Exercise is catabolic. That means it breaks tissues down. When you exercise, you break the muscles down and they come back stronger the next time, right? Almost. Your muscles come back stronger only if you have given them the building blocks to do that. Muscles are made out of protein which is why it is essential to take protein after a long run. Also, absorbtion rate of protein will rapidly decrease just 30 min. after you finish exercise. So make sure that you are getting your recovery drink, smoothie, or other source of protein down the gullet within one half-hour after your workout is over. For those of you who are exercising for more than 2.5-3 hours, start taking the protein during exercise with the other three elements: water, electrolytes, and carbs. I recommend Hammer's Perpetuem, it works well for almost everyone that I talk to.

Monday, November 3, 2008

How to Protect Yourself From the Pain


I was recently talking to a colleague of mine who told me that she uses mantras to protect her mind from its natural responses. For example when someone cuts her off while she is driving, she uses the mantra, "Assume Good Intentions." I have used mantras for years to help myself through my running. When I am coaching, I always give my students little phrases to use that run through their minds while they are running. Using mantras is a great way to protect your mind from the pain, the monotony, or other distractions that make you wish you were at home with a bowl of ice cream. Using the rhythm of your feet hitting the pavement makes the sayings very sing songy, making them easy to repeat over and over and over...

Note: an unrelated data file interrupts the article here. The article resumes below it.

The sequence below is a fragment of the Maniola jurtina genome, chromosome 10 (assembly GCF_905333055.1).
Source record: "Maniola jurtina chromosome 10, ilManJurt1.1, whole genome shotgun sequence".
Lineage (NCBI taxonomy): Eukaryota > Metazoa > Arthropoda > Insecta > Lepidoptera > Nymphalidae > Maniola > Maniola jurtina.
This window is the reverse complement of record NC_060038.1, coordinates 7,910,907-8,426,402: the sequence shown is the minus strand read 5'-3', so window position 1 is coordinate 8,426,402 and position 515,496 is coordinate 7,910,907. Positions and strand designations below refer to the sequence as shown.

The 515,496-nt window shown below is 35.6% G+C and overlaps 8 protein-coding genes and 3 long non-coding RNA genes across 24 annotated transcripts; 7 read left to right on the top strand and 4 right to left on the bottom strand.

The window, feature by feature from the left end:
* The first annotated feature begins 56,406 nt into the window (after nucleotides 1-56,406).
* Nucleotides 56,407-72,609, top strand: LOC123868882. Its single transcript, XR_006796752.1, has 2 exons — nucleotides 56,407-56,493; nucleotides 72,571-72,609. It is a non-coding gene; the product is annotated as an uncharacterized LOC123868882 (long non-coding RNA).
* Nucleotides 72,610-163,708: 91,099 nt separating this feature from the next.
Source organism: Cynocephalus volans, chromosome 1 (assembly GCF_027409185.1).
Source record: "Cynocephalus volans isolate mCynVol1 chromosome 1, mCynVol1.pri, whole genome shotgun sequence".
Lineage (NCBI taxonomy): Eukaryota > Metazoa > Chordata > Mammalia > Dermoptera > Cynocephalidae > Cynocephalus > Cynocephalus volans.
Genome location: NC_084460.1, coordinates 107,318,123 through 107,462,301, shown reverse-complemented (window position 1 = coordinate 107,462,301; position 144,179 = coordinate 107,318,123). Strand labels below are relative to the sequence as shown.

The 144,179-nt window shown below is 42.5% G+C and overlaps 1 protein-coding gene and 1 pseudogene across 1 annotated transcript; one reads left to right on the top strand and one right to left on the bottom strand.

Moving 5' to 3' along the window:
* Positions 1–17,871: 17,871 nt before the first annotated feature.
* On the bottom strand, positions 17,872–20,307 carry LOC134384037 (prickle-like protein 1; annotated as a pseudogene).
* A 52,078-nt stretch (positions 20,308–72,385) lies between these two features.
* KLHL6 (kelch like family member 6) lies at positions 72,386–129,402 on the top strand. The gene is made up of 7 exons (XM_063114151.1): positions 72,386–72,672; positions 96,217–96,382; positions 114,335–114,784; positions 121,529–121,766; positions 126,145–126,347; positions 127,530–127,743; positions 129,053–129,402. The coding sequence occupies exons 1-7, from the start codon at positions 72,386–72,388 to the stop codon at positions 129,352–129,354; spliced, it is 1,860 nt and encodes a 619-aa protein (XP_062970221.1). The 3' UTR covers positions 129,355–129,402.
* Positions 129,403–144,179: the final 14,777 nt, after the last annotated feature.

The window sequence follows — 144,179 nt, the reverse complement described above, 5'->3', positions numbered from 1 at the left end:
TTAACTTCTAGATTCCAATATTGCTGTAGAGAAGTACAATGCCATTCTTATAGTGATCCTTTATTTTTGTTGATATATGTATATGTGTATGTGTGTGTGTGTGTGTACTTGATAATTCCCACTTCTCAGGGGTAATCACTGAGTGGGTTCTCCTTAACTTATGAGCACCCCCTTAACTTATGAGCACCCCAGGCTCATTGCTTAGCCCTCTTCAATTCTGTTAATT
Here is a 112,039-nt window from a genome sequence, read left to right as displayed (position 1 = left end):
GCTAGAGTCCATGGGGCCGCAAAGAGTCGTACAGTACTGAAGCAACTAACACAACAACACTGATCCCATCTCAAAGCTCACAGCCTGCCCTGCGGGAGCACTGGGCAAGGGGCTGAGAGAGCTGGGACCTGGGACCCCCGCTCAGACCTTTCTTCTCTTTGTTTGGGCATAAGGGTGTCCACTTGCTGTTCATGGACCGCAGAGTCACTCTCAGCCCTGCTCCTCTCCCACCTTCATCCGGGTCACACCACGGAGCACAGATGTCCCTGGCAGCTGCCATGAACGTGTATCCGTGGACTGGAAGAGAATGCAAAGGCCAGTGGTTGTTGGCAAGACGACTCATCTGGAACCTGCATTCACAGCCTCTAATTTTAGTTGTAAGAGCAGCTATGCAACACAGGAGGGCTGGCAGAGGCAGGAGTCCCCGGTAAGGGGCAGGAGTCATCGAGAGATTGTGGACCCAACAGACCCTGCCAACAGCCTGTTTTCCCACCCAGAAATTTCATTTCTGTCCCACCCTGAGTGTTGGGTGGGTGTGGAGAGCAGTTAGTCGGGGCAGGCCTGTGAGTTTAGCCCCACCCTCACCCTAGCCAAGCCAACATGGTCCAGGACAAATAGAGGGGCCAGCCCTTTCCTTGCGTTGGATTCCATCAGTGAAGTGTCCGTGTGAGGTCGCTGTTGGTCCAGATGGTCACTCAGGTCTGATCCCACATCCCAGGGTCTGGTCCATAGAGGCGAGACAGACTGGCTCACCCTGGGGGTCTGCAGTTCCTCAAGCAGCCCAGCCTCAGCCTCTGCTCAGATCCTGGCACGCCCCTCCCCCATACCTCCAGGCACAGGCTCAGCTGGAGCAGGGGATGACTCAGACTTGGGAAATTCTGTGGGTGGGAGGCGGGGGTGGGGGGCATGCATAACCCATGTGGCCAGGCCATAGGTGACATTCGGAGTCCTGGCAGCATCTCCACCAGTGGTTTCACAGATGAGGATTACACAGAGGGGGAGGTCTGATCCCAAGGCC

For example, this morning on my run, there is a long stretch of road, about a half a mile long, that is a false flat (slightly uphill even though it doesn't look that way). I run this road about three times a week and every time, it is just as hard as the first time I ran it. This is a perfect situation to use a mantra. This should get your head to stop thinking, "I hate this road, it is so hard to get through," and get your mind to start thinking, "this is fun and doable and I am amazing because I am doing it!" One thing that I like to do is count to ten in the same rhythm that my feet are hitting the ground. This is very mindless and you don't really have to concentrate on it. That is exactly why it works so well. It does the trick because you can't really think about two things at once. Another trick that I use is I say, "Light feet, Step down, Run, Run, Fast." This phrase helps me concentrate on my form as well as get my mind off of the hard part. Typically, when I am near the end of a run and I am getting tired, my body feels very heavy. By reminding myself that my feet can hit the pavement lightly and quickly, I am able to run faster and lighter while improving my form. It usually doesn't take long to snap out of the heavy feeling and pick up the momentum again.

When you are on a course that you know well, sometimes it is a good idea to break the course into sections. Even a long road, like the one mentioned above, feels much more accomplishable when broken into sections (I have it broken into five of them). bUsing landmarks that you can see easily is one way to approach this. For example, if you have a five mile run around the neighborhood you can split it up into smaller sections that are all approximately the same length. I would start with a warm up section where you go whatever pace you want to go untill you reach the entrance to the ____. Then you have a pick it up section that is complete once you pass the ____. Next, you come to the ____. Almost there with the ____ section that passes by the ____. Finish off the run with the cool down section that starts when you pass the _____. Overall, accomplishing short, mentally appeasing goals can make a run feel shorter and easier.